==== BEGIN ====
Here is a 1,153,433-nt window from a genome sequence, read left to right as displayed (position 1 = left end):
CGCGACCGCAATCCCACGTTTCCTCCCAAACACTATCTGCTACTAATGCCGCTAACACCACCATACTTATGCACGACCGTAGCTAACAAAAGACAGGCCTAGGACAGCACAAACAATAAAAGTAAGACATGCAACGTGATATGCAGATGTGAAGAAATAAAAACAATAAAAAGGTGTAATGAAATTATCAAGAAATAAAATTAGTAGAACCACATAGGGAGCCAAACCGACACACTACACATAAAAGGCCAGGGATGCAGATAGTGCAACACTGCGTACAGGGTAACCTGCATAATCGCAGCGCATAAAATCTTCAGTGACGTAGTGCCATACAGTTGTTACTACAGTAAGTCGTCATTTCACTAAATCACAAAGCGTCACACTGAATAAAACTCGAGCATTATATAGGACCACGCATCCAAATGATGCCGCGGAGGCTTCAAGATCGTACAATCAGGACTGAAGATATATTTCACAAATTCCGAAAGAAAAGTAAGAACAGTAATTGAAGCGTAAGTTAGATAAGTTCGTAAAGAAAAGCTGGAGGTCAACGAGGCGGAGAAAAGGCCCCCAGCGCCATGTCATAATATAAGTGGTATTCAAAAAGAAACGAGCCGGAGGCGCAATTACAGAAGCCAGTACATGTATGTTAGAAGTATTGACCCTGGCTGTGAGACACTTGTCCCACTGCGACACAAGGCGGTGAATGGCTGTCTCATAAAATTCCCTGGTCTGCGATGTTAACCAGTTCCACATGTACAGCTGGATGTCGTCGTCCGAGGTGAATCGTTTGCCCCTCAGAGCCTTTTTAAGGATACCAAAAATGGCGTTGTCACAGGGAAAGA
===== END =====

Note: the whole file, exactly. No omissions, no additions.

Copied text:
Here is a 1,153,433-nt window from a genome sequence, read left to right as displayed (position 1 = left end):
CGCGACCGCAATCCCACGTTTCCTCCCAAACACTATCTGCTACTAATGCCGCTAACACCACCATACTTATGCACGACCGTAGCTAACAAAAGACAGGCCTAGGACAGCACAAACAATAAAAGTAAGACATGCAACGTGATATGCAGATGTGAAGAAATAAAAACAATAAAAAGGTGTAATGAAATTATCAAGAAATAAAATTAGTAGAACCACATAGGGAGCCAAACCGACACACTACACATAAAAGGCCAGGGATGCAGATAGTGCAACACTGCGTACAGGGTAACCTGCATAATCGCAGCGCATAAAATCTTCAGTGACGTAGTGCCATACAGTTGTTACTACAGTAAGTCGTCATTTCACTAAATCACAAAGCGTCACACTGAATAAAACTCGAGCATTATATAGGACCACGCATCCAAATGATGCCGCGGAGGCTTCAAGATCGTACAATCAGGACTGAAGATATATTTCACAAATTCCGAAAGAAAAGTAAGAACAGTAATTGAAGCGTAAGTTAGATAAGTTCGTAAAGAAAAGCTGGAGGTCAACGAGGCGGAGAAAAGGCCCCCAGCGCCATGTCATAATATAAGTGGTATTCAAAAAGAAACGAGCCGGAGGCGCAATTACAGAAGCCAGTACATGTATGTTAGAAGTATTGACCCTGGCTGTGAGACACTTGTCCCACTGCGACACAAGGCGGTGAATGGCTGTCTCATAAAATTCCCTGGTCTGCGATGTTAACCAGTTCCACATGTACAGCTGGATGTCGTCGTCCGAGGTGAATCGTTTGCCCCTCAGAGCCTTTTTAAGGATACCAAAAATGGCGTTGTCACAGGGAAAGA